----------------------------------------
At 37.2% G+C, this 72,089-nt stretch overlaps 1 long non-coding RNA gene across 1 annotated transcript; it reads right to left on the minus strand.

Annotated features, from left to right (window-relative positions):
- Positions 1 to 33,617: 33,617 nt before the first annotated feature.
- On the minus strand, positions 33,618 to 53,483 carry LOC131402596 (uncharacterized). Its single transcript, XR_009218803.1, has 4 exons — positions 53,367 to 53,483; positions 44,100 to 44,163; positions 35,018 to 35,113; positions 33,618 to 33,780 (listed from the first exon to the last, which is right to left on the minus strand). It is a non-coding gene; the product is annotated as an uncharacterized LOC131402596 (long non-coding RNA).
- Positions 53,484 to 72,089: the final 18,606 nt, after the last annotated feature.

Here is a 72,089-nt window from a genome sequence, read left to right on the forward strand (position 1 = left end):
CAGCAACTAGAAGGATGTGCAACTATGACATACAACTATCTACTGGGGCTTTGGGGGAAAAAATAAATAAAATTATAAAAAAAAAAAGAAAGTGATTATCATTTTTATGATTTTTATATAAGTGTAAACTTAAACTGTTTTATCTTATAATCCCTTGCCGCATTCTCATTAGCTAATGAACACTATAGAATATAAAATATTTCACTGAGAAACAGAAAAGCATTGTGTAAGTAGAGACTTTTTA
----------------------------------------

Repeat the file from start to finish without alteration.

At 37.2% G+C, this 72,089-nt stretch overlaps 1 long non-coding RNA gene across 1 annotated transcript; it reads right to left on the minus strand.

Annotated features, from left to right (window-relative positions):
- Positions 1 to 33,617: 33,617 nt before the first annotated feature.
- On the minus strand, positions 33,618 to 53,483 carry LOC131402596 (uncharacterized). Its single transcript, XR_009218803.1, has 4 exons — positions 53,367 to 53,483; positions 44,100 to 44,163; positions 35,018 to 35,113; positions 33,618 to 33,780 (listed from the first exon to the last, which is right to left on the minus strand). It is a non-coding gene; the product is annotated as an uncharacterized LOC131402596 (long non-coding RNA).
- Positions 53,484 to 72,089: the final 18,606 nt, after the last annotated feature.

Here is a 72,089-nt window from a genome sequence, read left to right on the forward strand (position 1 = left end):
CAGCAACTAGAAGGATGTGCAACTATGACATACAACTATCTACTGGGGCTTTGGGGGAAAAAATAAATAAAATTATAAAAAAAAAAAGAAAGTGATTATCATTTTTATGATTTTTATATAAGTGTAAACTTAAACTGTTTTATCTTATAATCCCTTGCCGCATTCTCATTAGCTAATGAACACTATAGAATATAAAATATTTCACTGAGAAACAGAAAAGCATTGTGTAAGTAGAGACTTTTTA